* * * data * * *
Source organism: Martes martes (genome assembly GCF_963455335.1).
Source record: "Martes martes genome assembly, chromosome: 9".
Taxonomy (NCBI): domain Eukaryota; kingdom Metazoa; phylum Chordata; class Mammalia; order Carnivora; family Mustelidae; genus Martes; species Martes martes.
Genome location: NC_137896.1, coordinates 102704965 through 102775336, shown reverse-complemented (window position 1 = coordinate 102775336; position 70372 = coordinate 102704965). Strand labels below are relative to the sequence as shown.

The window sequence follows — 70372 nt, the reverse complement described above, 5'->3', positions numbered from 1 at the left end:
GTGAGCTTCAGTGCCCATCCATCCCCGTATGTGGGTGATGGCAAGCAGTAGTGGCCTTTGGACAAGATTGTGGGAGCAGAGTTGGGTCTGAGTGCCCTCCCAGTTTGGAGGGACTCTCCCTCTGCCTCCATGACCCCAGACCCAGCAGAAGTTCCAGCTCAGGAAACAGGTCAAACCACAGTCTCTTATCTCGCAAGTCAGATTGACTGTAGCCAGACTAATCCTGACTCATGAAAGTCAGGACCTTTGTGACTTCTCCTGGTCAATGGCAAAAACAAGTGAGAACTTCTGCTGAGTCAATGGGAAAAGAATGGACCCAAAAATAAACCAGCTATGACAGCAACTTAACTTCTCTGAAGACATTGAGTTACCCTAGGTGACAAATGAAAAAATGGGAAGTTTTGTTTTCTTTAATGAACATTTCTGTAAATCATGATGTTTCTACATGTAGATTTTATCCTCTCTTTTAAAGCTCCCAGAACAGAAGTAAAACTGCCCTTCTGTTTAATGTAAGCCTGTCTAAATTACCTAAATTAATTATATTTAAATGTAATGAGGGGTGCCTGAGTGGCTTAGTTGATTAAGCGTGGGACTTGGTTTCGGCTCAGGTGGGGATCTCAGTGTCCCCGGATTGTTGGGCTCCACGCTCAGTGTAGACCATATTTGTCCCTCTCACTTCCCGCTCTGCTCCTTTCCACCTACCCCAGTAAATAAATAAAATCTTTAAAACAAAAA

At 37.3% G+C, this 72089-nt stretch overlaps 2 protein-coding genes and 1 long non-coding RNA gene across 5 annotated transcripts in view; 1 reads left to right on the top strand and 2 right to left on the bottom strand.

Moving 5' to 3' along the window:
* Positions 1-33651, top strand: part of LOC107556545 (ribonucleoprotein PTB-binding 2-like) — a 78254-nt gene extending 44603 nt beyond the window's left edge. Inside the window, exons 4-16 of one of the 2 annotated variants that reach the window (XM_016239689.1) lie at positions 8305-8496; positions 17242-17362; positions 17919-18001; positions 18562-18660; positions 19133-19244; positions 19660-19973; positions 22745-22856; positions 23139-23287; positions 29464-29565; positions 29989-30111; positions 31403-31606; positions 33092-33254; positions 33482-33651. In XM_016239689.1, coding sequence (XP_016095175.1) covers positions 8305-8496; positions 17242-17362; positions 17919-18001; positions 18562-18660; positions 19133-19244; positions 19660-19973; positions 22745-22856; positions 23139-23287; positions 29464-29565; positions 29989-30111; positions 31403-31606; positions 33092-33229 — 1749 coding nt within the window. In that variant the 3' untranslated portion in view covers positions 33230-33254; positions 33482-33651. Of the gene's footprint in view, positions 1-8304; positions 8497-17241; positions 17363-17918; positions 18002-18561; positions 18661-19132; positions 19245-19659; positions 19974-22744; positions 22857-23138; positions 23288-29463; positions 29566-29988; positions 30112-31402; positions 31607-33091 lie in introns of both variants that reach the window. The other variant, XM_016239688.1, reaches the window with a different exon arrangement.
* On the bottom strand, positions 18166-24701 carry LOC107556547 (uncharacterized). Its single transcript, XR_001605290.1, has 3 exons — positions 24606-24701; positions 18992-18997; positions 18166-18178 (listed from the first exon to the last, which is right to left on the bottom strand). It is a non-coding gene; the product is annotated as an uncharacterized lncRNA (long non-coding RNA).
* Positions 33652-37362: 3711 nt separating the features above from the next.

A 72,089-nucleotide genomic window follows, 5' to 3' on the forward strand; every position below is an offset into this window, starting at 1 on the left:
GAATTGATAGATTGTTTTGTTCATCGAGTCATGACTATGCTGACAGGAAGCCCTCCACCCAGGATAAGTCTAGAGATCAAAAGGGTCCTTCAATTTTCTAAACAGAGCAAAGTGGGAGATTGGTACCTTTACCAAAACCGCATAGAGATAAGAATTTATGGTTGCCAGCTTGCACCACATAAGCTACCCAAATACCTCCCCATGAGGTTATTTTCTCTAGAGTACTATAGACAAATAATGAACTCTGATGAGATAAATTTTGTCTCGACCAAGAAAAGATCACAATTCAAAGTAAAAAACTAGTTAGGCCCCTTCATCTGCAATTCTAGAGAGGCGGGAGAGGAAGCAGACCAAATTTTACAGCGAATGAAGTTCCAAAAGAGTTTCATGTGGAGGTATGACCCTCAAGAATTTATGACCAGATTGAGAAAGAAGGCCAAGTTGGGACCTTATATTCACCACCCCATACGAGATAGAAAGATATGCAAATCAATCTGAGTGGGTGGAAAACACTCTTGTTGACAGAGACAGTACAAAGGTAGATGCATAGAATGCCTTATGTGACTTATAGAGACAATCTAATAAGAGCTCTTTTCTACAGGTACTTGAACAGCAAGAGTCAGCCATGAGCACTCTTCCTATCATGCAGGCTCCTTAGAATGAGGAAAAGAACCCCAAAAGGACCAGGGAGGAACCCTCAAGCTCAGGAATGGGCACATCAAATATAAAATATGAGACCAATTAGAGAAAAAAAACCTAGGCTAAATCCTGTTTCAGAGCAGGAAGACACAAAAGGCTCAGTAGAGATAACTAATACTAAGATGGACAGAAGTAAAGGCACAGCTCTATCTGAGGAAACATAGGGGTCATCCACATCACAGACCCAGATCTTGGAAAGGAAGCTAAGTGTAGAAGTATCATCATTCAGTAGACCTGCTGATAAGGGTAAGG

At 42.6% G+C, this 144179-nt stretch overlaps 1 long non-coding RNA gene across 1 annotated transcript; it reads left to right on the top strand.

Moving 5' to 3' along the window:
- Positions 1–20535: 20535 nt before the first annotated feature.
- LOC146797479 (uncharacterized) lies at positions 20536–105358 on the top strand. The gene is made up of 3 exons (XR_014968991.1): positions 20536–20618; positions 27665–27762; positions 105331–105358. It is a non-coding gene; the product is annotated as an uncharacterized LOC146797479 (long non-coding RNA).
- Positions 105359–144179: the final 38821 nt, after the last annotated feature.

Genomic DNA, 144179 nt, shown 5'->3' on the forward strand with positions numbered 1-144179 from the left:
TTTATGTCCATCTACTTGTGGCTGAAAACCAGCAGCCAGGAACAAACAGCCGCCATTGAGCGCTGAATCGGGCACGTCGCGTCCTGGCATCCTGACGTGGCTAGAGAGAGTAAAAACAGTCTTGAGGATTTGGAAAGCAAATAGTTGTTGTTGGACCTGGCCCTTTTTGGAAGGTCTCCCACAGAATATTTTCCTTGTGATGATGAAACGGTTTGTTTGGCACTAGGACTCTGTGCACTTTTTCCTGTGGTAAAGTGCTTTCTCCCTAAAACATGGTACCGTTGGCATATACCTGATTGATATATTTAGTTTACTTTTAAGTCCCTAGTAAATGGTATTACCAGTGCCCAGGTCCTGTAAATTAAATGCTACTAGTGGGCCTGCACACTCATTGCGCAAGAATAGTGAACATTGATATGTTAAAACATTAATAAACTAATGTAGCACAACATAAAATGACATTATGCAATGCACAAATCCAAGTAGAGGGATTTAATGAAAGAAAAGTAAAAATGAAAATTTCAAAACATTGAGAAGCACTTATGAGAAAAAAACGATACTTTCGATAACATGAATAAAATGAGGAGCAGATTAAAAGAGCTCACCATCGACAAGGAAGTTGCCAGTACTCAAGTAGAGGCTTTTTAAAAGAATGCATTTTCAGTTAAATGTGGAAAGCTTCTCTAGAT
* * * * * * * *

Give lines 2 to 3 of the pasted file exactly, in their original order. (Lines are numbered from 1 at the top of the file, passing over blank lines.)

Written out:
Source record: "Martes martes genome assembly, chromosome: 9".
Taxonomy (NCBI): domain Eukaryota; kingdom Metazoa; phylum Chordata; class Mammalia; order Carnivora; family Mustelidae; genus Martes; species Martes martes.